This Mom's Postpartum Struggle Inspired Her to Launch a Fashion Line for Breastfeeding Women

Fashion industry veteran and Loyal Hana founder, Shelley Suh, decided to create stylish clothes that could also alleviate certain physical and emotional challenges of postpartum life. Here, she offers advice for anyone who wants to start their own business.

In 2014, fashion industry vet Shelley Suh launched Loyal Hana, a collection of maternity and nursing styles designed to do much more than dress a new parent. After facing physical and emotional challenges during her birth and postpartum experience, Suh was driven to create a line that was functional and empowering.

"I went back to work when I was three months postpartum, and I wanted to be this powerhouse worker, but I had a lot of split feelings," says Suh. She would find herself sitting among other executives and leading a team, then "scurrying into a closet to pump."

"If I was wearing a dress, I'd have to take off the whole dress," she recalls.

While Suh found the experience disempowering, it also set off light bulbs. Having spent time at luxury fashion brands like Botkier, she began thinking about how she could tweak her wardrobe to make it more functional. "I thought about making dresses and blouses with zipper seams that would make it easier to go back to work or life and to nurse discreetly," she notes.

After having her second child, moving outside of New York City, and caring for her father while he battled cancer, Suh wanted to find a way to better balance family life and work—and to give back to other new moms who were facing similar challenges she did during her postpartum transition. "I was dealing with anxiety and the one thing that made me feel better was working hard to create a product that helped women," says Suh. "It was a creative outlet for me, and it helped me get through the toughest time of my life."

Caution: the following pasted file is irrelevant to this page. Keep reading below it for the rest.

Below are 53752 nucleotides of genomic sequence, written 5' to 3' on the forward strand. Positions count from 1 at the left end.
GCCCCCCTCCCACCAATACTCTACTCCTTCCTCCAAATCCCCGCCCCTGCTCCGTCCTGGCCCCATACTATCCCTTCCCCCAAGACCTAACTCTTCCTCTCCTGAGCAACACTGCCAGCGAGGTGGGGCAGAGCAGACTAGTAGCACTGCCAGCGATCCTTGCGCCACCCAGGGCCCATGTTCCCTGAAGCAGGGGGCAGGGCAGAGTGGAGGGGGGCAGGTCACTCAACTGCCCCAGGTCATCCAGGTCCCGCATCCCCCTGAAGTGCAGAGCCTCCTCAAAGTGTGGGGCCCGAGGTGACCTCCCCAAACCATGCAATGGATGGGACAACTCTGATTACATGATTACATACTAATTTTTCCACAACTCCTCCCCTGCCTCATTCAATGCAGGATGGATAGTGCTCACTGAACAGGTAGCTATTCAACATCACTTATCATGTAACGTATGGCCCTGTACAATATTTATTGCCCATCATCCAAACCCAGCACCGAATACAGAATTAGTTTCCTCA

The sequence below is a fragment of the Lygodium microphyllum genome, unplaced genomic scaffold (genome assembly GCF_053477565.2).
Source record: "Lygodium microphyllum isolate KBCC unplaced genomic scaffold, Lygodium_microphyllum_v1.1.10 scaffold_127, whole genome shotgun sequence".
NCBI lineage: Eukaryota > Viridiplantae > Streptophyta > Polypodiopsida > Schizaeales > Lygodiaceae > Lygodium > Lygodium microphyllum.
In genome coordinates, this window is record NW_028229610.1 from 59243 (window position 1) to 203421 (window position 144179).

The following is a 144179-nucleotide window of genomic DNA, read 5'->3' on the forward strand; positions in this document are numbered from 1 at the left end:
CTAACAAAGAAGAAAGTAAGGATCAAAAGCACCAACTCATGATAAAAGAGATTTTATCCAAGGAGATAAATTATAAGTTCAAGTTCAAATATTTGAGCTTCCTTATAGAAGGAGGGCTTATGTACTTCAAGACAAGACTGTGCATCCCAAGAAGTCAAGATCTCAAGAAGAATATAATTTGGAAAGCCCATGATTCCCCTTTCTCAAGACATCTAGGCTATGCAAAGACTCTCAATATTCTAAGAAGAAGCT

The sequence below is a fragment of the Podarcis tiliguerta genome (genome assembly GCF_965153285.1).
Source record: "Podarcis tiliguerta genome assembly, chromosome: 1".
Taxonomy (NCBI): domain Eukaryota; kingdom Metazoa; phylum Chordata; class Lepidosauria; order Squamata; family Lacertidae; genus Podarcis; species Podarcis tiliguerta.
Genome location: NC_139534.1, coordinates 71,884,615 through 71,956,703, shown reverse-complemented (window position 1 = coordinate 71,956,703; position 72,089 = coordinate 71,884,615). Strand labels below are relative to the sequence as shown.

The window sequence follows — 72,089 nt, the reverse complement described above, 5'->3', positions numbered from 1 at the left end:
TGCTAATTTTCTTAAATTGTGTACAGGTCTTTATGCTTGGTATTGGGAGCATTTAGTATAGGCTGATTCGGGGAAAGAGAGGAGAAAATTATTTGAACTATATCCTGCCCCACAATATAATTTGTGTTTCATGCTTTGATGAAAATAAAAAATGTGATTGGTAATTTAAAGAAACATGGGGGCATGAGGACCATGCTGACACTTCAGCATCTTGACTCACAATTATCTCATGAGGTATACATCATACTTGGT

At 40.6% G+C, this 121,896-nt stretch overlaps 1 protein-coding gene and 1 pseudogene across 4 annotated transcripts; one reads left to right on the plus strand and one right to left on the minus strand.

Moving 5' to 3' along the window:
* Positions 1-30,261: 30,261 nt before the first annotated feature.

Shelley Suh
Courtesy of Shelley Suh

Now, Suh's passion project has turned her into one of the most notable innovators in maternity style. She shares her advice and insights on finding the idea to fuel your success, bolstering your confidence, and forging your own path when going into business for yourself.

Listen to Your Gut

Suh believes her intuition led to her success, and she encourages others to trust themselves in the same way. "One of the main pieces of advice that I'd give is to listen to yourself," says Suh. "Let the universe steer you. You'll know what you're meant to do if you listen to the signs. Don't talk yourself into or out of something. Really listen to your gut."

Once you've landed on an idea that feels right, the next step is to muster up the courage to step out and start talking about it, says Suh. "When you declare it to the world, that's when you've actually started to commit to it," she explains.

Bounce Ideas Off of People You Trust